And my suspicions were correct! Using CD-HIT on the oases assembled transcripts reduced them from … to … for the full data and from 203 to 99 for the normalized data. Quite intriguing that the normalized data did better on transcript recovery than the full data alone; 70 vs 58 original transcripts recovered.
Posted to Biostar asking about the excess of expected transcripts from assembly.
Useful responses to my biostars question on excess transcripts in assembly.
One suggestion to map reads - select true isoforms as those with the most reads mapping to them.
Botond Sipos, programmer of rlsim, suggested the following:
I’ve looked at the pipeline, and here are my tips for investigating this issue from the simulation side:
First, biases (both in simulated and real data) could confuse de novo assemblers and lead to erroneous transcripts.
It seems that you are using rlsim’s default fragmentation method and GC-dependent efficiency function when simulating fragments. However, the default GC-dependent efficiency profile is quite simplistic and it might introduce biases which are too strong for your purposes. I suggest you run a simulation with the priming biases turned off and fixed efficiencies, just to get a sense of how much the biases affect your results: -f after_noprim_double -e 1.0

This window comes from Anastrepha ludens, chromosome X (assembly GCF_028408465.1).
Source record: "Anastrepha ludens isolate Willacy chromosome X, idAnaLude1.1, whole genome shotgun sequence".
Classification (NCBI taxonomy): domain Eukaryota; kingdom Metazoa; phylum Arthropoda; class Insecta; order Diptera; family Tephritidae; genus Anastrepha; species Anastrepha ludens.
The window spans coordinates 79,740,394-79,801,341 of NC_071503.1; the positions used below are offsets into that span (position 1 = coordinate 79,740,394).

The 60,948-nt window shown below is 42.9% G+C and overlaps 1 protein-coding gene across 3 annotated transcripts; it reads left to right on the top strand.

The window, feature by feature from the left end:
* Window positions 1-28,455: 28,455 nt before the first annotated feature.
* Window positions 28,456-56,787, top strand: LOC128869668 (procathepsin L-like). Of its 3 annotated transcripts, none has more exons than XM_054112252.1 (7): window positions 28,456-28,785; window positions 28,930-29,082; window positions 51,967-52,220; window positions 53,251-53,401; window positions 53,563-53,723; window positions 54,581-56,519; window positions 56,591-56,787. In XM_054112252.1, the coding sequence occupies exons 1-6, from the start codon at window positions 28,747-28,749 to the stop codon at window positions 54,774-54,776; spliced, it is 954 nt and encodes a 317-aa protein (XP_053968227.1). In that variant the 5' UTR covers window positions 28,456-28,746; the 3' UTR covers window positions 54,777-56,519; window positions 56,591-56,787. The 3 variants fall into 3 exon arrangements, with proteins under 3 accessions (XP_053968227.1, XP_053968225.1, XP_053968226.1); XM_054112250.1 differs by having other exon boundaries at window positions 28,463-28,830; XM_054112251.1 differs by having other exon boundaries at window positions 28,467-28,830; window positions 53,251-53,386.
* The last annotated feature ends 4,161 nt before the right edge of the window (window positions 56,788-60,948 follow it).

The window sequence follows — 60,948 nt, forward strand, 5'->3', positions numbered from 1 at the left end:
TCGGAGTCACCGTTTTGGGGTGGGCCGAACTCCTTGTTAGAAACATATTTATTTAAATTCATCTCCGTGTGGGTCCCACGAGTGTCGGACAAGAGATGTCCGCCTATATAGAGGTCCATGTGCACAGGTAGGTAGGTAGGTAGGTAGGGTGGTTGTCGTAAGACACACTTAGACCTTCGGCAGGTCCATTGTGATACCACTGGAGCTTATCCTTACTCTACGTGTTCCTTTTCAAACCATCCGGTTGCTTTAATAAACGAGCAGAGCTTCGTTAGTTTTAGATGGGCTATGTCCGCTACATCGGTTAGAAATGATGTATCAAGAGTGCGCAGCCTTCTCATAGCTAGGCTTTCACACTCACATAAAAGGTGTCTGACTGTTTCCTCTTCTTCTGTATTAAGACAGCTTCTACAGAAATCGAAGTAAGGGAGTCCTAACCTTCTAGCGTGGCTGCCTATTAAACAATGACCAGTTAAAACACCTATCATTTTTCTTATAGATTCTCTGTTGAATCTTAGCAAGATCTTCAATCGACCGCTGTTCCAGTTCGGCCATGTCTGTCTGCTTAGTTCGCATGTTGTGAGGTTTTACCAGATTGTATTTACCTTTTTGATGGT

In order to simulate more realistic GC biases, you could use one of the paramter files estimated from real datasets from https://github.com/sbotond/rlsim-params. You migh have to modify the parameter files if you want ot use your own fragment size distribution.
You could also play with the priming bias parameter -p to tune the strenght of priming biases with the default fragmentation method.
In general, some positive interest - maybe I should develop this into a full program to allow researchers to test various aspects of transcriptome assembly. Emailed Brendan to ask about making a python program. He suggested configparser to allow reading a file with configuration options for all the included programs.
Insect systematics - ants most closely related to bees!
Useful blog by Lior Pachter on genome assembly and RNA-seq. Found this post especially interesting.
Cool trick to use bash calculator in shell script
answer=$(bc <<< "scale=0;($cov * $X * $ml) / $rl")
and can then use
$answer in downstream commands!
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